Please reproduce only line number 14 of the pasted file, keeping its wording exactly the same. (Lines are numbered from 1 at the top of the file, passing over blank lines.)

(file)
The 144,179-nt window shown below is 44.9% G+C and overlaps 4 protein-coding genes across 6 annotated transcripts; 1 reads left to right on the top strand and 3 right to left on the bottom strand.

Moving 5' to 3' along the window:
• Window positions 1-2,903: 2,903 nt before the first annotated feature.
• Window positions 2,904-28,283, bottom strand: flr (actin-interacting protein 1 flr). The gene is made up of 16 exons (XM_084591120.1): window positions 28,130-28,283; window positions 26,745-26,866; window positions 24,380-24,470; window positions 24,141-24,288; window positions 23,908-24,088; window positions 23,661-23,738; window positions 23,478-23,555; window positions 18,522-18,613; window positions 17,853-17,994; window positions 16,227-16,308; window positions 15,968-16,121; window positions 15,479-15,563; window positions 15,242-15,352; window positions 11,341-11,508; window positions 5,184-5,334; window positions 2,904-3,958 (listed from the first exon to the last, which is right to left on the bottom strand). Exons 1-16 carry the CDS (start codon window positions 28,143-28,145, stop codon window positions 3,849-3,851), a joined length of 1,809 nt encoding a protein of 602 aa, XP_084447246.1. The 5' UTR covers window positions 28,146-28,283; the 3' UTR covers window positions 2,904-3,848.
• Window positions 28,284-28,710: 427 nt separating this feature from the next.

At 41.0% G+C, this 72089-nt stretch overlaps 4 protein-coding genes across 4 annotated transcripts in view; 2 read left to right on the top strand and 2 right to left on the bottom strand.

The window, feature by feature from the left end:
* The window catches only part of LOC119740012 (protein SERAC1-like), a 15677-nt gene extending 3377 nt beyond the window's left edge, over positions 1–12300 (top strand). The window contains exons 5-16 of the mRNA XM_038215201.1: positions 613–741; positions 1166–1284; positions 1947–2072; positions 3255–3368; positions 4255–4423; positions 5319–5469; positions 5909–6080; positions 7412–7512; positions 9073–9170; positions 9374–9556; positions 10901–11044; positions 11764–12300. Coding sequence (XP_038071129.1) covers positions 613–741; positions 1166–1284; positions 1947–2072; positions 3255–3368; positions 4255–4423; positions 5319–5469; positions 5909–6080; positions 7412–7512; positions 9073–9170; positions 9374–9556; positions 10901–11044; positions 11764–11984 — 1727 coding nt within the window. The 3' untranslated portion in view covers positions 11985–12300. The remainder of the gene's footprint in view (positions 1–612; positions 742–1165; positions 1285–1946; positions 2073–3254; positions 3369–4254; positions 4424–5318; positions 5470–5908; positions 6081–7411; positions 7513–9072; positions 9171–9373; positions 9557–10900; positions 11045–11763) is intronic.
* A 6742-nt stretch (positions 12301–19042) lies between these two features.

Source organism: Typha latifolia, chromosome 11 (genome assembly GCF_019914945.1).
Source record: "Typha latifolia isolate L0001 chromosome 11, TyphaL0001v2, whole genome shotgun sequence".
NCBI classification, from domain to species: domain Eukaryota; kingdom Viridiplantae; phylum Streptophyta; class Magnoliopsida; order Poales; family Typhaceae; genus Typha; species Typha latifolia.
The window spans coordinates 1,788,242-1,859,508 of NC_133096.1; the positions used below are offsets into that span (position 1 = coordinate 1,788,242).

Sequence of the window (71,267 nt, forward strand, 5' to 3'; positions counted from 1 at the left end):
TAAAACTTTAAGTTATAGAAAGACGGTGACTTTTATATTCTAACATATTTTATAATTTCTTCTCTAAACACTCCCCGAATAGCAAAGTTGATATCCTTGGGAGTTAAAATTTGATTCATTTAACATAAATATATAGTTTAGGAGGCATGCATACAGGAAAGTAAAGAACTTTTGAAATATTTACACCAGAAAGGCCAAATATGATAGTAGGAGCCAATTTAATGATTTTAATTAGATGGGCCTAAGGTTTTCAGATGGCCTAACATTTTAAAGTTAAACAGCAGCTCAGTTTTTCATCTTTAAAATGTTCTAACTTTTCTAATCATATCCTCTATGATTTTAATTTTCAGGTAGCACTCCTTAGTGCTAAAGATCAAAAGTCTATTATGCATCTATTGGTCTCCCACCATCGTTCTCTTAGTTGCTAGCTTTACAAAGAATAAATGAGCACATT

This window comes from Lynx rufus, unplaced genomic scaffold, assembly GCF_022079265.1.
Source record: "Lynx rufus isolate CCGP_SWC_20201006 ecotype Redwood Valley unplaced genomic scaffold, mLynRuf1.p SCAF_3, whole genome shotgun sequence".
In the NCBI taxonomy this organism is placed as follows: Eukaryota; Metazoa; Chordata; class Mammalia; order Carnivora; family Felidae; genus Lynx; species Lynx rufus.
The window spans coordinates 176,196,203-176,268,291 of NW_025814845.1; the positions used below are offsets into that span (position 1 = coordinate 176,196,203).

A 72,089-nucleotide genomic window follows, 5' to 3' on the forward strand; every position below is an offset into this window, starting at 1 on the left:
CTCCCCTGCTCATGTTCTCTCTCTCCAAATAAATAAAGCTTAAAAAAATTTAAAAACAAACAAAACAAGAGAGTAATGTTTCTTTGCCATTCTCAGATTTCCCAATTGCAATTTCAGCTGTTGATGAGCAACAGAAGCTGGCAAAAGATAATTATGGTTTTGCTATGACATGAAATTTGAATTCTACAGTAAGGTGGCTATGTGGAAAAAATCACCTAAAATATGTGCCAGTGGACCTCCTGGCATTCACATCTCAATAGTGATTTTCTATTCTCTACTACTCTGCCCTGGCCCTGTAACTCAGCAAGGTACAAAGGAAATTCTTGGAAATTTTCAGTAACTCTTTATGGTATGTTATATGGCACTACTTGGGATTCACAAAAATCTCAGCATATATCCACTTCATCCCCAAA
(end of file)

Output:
Sequence of the window (71,267 nt, forward strand, 5' to 3'; positions counted from 1 at the left end):